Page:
By: Laura Steiner
Prime Minister Justin Trudeau, and the majority of the Premiers have signed a framework on Climate Change. The agreement included six things:
• developing new building codes to ensure that buildings use less energy, saving money for households and businesses;
• deploying more electric charging stations to support zero-emitting vehicles, which is an integral part of the future of transportation;
• expanding clean electricity systems, promoting inter-ties, and using smart-grid technologies to phase out the reliance on coal, make more efficient use of existing power supplies, and ensure a greater use of renewable energy;
• reducing methane emission from the oil and gas sector;
• protecting and enhancing carbon stored in forested lands, wetlands and agricultural lands; and
• setting an example and driving significant reductions in emissions from government operations.
“This framework builds on the actions of provincial and territorial governments to reduce GHG (Green House Gasses) emissions and identifies actions that will seize the many economic opportunities afforded by clean growth,” The Premiers said in a collective statement.
“The new agreement acknowledges existing actions taken by provinces and territories to reduce greenhouse gas emissions, including Ontario’s cap and trade program.”Ontario’s will be implemented beginning in 2017, and is expected to raise gas, and heating oil prices.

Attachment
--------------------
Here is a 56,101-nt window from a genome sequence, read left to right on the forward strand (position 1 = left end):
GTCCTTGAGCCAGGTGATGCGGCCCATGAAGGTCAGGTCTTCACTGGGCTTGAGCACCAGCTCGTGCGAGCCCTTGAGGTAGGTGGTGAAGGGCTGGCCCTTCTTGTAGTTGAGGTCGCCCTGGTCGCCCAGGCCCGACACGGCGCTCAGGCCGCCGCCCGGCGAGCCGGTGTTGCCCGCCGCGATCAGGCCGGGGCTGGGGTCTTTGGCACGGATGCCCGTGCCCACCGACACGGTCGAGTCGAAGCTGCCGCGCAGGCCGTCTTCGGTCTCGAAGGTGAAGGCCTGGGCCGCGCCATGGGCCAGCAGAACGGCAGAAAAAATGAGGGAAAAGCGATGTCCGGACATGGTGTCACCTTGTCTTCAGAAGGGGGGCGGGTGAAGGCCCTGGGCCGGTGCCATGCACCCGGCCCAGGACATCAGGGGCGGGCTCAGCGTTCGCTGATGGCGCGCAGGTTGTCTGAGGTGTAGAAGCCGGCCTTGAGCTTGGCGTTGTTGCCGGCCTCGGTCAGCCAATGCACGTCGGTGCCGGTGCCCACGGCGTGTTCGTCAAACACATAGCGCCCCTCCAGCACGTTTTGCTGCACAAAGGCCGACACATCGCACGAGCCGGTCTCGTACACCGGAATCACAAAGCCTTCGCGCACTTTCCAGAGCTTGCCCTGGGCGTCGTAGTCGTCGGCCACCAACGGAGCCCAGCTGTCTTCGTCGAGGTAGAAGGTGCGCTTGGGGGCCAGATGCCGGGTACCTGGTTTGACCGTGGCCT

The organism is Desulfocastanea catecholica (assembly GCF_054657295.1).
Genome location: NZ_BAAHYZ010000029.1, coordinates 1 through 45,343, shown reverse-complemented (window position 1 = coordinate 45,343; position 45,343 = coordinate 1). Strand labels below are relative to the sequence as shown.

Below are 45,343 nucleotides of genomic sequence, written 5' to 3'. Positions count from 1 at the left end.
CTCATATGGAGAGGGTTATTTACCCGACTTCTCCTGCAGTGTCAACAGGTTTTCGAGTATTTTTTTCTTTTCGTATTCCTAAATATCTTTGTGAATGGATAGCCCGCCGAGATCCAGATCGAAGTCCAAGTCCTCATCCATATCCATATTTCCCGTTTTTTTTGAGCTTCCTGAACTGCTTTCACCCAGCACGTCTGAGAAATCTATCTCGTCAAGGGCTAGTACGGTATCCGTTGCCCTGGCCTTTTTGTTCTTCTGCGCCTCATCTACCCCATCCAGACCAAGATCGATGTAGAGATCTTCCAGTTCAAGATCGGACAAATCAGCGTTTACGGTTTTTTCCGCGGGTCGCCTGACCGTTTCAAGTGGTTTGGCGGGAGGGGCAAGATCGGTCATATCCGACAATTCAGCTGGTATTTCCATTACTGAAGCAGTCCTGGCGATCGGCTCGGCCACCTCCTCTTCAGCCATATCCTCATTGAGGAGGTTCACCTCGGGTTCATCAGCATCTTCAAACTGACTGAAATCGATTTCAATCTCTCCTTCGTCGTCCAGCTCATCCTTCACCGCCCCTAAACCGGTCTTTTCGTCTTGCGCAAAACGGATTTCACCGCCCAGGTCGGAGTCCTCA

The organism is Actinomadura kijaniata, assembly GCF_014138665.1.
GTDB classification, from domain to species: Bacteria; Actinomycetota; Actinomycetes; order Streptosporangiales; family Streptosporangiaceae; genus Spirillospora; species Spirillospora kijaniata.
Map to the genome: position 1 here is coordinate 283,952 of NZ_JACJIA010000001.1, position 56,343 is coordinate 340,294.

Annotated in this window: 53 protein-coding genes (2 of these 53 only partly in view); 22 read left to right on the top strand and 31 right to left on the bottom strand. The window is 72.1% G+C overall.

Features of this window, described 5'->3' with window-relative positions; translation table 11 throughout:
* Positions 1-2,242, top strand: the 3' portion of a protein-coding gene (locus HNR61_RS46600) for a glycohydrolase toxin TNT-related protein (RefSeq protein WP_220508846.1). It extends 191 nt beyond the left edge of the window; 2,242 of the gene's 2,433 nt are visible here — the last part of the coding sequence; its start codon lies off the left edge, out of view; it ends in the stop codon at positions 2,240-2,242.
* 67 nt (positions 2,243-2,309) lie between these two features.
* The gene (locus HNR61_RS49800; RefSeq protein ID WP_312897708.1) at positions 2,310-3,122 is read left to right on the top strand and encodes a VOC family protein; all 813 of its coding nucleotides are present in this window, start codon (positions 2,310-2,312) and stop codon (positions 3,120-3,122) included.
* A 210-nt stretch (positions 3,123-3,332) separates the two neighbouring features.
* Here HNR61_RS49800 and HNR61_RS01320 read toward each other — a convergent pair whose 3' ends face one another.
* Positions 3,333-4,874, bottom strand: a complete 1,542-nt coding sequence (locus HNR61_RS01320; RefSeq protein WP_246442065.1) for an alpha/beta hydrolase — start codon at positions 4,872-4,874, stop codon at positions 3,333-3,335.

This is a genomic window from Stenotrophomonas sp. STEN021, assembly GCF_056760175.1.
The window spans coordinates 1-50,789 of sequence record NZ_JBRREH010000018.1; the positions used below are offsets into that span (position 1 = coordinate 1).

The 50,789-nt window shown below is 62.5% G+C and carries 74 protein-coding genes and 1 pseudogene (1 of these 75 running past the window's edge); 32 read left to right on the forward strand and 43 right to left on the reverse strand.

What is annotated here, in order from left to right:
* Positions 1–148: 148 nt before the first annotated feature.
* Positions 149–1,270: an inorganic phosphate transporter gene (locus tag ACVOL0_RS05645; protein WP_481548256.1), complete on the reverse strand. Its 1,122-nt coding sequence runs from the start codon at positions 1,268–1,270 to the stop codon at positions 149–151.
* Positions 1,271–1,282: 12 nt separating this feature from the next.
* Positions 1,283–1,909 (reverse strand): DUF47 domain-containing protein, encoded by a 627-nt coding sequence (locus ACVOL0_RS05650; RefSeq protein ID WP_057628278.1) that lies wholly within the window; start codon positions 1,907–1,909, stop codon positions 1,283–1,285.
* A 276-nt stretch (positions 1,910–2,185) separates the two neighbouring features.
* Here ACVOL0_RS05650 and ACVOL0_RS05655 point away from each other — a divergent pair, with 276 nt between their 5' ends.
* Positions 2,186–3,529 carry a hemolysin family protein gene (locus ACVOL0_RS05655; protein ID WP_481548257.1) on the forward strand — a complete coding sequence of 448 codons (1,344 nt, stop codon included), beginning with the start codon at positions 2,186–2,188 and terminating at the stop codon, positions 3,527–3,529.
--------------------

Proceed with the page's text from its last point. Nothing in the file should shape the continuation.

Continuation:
British Columbia, and Quebec both have Cap& Trade policies. B.C’s is revenue neutral. Alberta Premier Rachel Notley will implement a carbon tax beginning in 2017 at $20/tonne. This will rise to $30/tonne in 2018. It’s expected to make the province $3 billion in revenue.
Manitoba, Saskatchewan Refuse to Sign
Manitoba and Saskatchewan did not sign the agreement. Saskatchewan Premier Brad Wall was concerned over its economic impact. “Well, here we are making this huge change in how we do business in Canada…and there’s been no economic impact from the feds,” Wall told CTV News
Manitoba Premier Brian Pallister meanwhile, tied his province’s signature to an increase in Healthcare funding. “Manitoba has been equally clear on our desire to seek meaningful progress on a partnership with the federal government on sustainable, long-term healthcare funding,” he said in a statement. Pallister confirmed his province’s commitment to a made-in Manitoba measures on the environment.
The expiry of a health accord will mean $39 million difference in the province’s finances next year. Manitoba has had its credit rating downgraded twice in the last year-and-a-half, which raises the cost of borrowing. “Combine that with the federal government taking tens of millions of dollars out or treasury, and the compounding growth in health-care service needs, and you’ve got a recipe for a serious, serious, problem,” Pallister told the Winnipeg Free Press.